Friday, April 2, 2010

Good Friday

"He mounted the Cross to free us from the fascination with nothingness, to free us from the fascination with appearances, with the ephemeral."- Msgr. Giussani

I am preaching the final three of Jesus' 7 Last Words, the words He spoke as He hung upon the cross. I went ahead and prepared a brief reflection on the fourth of our Lord's Seven Last Words "Eli, Eli, lema sabachthani" from Matthew 27:46:

Godforsaken, desolate, devastated; these are words we use to describe our experience of suffering. Jesus’ question as He hangs on the cross in the throes of an excruciatingly painful death is understandable and very human. His death on the cross is the kind of cruel death undergone by tens, if not hundreds of millions of people, over the course of history.

In Scripture, these words occur at the beginning of the twenty-second Psalm and are followed by this cry: "Why so far from my call for help, from my cries of anguish? My God, I call by day, but you do not answer; by night, but I have no relief." Likewise, do we not often call out like this in the midst of our own suffering? Suffering causes us to feel helpless because, in addition to the pain, we realize how little we actually control. This realization causes us to fear. Coming to realize how little we control forces us to ask whether anyone is in control. As we consider our own suffering, which for most of us, if we are honest, pales in comparison to the suffering of so many, we tend to either conclude,  looking at our own situation and the state of the world, either that nobody is in control, or that God is in control.

This move in favor of God being in control can be very inauthentic if we make it only to avoid asking why. The question why is the most human question we can ask. By asking why, we demand meaning. To be human is to require meaning. Suffering forces us to ask why with great fervor. Indeed, perhaps the biggest obstacle to believing in God for many people is the amount of suffering in the world, not to mention in their own lives and the lives of those near to them. Refusal to believe in the face of so much human suffering is certainly a more authentic response than the pragmatic move of believing to avoid asking the question.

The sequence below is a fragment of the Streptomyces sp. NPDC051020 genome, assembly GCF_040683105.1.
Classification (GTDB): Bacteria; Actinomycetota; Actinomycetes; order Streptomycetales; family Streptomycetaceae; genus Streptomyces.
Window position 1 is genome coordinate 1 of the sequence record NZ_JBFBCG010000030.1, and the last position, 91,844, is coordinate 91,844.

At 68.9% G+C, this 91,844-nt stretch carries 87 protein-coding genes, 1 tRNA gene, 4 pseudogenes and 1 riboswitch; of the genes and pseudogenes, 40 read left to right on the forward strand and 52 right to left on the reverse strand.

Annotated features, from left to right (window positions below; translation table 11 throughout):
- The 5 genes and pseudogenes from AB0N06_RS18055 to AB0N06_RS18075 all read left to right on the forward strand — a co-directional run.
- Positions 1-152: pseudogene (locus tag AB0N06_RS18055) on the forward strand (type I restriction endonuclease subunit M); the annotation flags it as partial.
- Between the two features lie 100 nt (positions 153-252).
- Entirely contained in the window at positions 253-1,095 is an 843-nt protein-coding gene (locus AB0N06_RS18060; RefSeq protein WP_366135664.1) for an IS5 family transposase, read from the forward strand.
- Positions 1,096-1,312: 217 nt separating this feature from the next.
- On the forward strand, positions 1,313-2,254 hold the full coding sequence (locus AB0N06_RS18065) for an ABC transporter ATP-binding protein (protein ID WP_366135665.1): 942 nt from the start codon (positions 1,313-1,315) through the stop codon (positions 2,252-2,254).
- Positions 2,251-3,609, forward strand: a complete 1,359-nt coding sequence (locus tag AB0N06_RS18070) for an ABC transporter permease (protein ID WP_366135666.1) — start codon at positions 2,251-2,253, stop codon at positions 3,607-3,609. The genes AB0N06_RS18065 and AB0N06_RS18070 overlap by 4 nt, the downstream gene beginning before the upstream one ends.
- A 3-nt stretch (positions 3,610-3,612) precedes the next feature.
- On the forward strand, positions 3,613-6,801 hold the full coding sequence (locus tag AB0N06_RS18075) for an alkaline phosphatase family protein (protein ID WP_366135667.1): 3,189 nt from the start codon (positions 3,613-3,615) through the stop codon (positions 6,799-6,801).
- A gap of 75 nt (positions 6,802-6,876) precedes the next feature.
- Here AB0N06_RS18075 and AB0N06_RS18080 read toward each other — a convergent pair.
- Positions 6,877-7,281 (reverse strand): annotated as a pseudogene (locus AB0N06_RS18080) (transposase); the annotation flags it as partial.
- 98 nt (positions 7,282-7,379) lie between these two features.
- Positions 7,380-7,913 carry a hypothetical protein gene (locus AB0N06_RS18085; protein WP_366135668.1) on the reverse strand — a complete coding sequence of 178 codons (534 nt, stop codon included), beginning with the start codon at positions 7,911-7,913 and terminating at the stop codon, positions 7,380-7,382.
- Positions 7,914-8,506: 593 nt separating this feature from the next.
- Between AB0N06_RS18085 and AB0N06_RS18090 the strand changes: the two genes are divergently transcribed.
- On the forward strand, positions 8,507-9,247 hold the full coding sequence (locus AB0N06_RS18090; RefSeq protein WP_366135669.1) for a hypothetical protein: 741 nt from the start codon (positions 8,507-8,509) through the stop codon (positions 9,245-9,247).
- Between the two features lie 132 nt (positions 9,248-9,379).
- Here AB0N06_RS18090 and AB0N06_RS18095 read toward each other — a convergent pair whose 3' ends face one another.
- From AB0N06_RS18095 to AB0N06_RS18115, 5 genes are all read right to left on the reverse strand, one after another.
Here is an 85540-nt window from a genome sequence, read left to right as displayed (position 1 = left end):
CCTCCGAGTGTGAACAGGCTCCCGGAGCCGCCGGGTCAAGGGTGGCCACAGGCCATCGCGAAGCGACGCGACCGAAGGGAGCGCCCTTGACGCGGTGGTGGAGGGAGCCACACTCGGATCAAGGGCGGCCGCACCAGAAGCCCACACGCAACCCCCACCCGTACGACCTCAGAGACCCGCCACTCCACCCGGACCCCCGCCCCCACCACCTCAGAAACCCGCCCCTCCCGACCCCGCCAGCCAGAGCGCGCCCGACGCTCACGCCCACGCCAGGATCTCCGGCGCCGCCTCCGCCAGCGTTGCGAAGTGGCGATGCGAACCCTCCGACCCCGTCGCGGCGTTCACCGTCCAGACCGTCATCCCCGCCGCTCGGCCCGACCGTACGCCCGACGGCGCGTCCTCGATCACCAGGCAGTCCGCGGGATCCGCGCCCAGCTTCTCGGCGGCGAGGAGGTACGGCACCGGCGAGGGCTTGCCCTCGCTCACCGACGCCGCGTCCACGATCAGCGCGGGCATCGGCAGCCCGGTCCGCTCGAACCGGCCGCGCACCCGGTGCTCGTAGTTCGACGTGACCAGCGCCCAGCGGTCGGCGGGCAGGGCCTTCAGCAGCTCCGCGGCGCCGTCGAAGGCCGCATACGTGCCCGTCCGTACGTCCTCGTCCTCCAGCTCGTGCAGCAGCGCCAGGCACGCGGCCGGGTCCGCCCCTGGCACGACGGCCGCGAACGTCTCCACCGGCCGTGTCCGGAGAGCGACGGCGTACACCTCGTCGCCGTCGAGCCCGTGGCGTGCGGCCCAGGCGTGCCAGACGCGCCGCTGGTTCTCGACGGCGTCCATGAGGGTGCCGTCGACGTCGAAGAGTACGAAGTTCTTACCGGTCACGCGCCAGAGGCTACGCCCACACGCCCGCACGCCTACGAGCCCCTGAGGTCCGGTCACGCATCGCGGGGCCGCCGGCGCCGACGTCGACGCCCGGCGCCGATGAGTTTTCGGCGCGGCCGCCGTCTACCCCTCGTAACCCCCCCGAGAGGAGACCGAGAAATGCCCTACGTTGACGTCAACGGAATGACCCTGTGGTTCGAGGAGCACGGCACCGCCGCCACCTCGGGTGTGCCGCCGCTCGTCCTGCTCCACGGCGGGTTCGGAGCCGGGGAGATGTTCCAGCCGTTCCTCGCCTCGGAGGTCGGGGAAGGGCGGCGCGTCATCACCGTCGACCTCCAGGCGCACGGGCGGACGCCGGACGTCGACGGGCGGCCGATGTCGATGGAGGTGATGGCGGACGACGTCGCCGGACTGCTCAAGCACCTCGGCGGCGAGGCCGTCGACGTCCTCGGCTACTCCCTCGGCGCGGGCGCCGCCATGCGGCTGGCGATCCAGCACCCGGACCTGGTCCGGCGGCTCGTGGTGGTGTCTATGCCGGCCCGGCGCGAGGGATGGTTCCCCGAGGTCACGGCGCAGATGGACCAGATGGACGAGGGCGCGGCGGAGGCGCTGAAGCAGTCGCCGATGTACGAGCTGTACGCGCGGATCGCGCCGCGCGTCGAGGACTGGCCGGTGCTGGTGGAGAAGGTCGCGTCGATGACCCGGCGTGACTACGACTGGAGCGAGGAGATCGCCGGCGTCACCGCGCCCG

All of this is just to set-up an intellectual problem, which is an exercise in abstraction. The Buddha’s assertion that to live is to suffer is correct. We know this through our own experience. We want to believe that all this suffering has a point and a purpose. The point and purpose of suffering is revealed to us by the Paschal Mystery of Jesus’ passion, death, and resurrection. But this, too, can be for us nothing more than an abstraction.

It is only through our own experience of suffering that we come to see that God is never more present to us than when we suffer, when we struggle, when we're down. This is how resurrection becomes something experiential and not just something we wish for, not really believing it. As we immerse ourselves in our own commemoration of the Paschal Mystery let us take the opportunity to see how this great mystery plays out in our individual lives and in our life together as Church. Dying is a limit, a horizon beyond which we cannot see. Yet, we believe that because of Christ we will be resurrected. In order for this to be more than a mere wish, we have to follow Christ, which means daily dying to ourselves. It is only by following Christ that I truly understand the great mystery of, not only how God brings life from death through Christ Jesus by the power of the Holy Spirit, but I see how God brings me from death to new life through Christ by the power of the Holy Spirit.

Eli, Eli, lema sabachthani

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